Jan. 15, 2008 Scientists in the United States and India are reporting development of a high-protein variety of rice, dietary staple for half the world's population.
Researchers have been trying to bolster the protein in rice for five decades. Rice already is a main source of calories as well as protein intake for billions of people, and its enrichment of protein would have a positive impact on millions of poor and malnourished people in developing countries, the report says.
In the study, Hari B. Krishnan and colleagues created a hybrid by crossing a commonly cultivated rice species called Oryza sativa with a wild species, Oryza nivara. The product showed a protein content of 12.4 percent, which is 18 percent and 28 percent higher than those of the parents.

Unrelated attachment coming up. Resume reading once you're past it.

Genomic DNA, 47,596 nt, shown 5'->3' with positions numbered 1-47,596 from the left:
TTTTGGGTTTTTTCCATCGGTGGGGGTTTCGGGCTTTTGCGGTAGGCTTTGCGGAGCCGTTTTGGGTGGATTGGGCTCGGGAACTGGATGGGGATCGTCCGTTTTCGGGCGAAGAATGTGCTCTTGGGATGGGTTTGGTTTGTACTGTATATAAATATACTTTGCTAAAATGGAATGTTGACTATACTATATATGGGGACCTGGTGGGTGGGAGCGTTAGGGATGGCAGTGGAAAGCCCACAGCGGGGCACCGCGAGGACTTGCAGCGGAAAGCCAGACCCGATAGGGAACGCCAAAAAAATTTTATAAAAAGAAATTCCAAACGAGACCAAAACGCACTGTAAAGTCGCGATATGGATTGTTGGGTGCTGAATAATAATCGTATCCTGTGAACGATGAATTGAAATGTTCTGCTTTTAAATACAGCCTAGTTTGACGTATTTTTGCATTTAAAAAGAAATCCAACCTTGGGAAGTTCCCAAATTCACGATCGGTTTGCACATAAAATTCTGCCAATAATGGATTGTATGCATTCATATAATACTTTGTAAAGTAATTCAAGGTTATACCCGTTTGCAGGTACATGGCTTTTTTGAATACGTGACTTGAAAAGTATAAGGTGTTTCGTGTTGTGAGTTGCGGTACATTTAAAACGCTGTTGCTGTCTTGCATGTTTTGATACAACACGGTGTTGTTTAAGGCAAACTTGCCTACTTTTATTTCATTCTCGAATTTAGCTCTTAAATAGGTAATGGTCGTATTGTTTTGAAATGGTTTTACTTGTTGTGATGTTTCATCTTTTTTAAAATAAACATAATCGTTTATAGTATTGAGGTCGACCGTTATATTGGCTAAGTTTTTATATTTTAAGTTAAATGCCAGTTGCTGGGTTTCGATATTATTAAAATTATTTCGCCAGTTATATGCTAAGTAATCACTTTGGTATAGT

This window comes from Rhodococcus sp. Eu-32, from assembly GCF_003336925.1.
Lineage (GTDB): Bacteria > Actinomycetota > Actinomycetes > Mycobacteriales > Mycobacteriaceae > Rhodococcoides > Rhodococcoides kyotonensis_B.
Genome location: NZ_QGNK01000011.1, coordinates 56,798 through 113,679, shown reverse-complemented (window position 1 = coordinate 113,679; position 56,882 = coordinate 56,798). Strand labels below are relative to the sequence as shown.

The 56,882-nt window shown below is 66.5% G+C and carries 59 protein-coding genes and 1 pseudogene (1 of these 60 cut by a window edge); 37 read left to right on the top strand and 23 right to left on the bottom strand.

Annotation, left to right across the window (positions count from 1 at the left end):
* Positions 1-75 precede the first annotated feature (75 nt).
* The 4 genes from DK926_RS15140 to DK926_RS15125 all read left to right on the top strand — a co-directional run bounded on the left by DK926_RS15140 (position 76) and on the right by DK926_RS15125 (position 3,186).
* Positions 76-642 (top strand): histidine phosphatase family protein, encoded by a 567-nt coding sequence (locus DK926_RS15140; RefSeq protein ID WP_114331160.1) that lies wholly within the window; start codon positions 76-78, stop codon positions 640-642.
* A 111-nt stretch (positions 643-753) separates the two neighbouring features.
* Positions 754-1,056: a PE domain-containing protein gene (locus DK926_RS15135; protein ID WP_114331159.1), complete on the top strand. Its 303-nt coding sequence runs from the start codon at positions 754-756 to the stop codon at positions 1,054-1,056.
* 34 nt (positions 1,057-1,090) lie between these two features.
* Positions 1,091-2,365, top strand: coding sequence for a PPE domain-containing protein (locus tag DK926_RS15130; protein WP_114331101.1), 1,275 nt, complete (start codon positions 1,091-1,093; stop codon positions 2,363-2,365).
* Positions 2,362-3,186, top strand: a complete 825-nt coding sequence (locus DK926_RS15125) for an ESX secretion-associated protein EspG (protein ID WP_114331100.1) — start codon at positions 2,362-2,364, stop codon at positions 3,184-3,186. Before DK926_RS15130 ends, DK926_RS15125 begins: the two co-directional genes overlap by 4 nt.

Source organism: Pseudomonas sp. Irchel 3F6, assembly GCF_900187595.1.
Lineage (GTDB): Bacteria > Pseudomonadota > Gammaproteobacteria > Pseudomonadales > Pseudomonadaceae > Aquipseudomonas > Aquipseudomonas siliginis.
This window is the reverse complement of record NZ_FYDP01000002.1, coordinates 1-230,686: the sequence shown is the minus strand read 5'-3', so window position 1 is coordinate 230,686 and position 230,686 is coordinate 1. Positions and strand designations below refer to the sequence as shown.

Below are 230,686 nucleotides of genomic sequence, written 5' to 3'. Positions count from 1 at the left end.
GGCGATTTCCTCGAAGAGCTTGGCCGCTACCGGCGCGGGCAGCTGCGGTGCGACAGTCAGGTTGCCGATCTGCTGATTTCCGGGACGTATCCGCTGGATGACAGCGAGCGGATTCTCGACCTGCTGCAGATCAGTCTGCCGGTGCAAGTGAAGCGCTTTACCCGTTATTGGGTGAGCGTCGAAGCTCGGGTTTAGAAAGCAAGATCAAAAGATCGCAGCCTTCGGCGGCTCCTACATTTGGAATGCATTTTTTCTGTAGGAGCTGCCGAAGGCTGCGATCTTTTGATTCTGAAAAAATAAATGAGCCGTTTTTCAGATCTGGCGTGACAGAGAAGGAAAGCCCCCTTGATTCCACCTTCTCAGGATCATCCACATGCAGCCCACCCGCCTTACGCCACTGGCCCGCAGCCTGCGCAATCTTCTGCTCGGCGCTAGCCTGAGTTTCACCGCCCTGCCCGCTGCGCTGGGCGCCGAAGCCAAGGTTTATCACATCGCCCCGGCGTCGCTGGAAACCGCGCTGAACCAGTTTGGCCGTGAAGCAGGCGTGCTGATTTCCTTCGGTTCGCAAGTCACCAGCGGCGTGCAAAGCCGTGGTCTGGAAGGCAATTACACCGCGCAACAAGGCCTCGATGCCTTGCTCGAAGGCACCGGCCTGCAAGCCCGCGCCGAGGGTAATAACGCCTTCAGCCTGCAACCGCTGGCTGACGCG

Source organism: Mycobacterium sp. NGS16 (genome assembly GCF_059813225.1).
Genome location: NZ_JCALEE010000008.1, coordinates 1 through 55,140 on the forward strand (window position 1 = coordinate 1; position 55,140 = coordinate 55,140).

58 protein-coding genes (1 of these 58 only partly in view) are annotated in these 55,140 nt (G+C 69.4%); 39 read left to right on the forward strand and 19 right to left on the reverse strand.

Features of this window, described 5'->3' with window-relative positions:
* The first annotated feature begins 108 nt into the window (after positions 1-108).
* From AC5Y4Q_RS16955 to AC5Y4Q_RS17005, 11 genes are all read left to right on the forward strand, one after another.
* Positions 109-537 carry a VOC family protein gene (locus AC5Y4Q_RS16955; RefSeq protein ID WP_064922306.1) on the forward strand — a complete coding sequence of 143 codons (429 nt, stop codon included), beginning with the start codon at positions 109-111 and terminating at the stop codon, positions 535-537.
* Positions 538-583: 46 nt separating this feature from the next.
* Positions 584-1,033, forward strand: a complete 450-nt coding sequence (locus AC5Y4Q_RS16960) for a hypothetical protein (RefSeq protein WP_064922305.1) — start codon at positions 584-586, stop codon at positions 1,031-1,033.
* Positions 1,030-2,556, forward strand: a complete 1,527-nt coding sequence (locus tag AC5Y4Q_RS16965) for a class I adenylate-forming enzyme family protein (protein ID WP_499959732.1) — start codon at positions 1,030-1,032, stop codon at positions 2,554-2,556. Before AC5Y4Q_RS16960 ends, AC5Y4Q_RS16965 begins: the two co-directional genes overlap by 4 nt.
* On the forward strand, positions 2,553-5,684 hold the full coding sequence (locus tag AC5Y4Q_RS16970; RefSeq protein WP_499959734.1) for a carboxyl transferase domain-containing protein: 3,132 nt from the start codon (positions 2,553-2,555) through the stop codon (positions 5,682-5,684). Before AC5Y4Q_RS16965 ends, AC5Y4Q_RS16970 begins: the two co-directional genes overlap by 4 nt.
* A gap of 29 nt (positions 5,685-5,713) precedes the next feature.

The results demonstrate the potential for wild rice's relatives for boosting the protein content in rice. The researchers conclude that the hybrid could serve as initial breeding material for new rice genotypes that could combine types with superior cooking quality with those of high protein content.
The study "Interspecific Rice Hybrid of Oryza sativa × Oryza nivara Reveals a Significant Increase in Seed Protein Content" is scheduled for the Jan. 23 issue of ACS' Journal of Agricultural and Food Chemistry.
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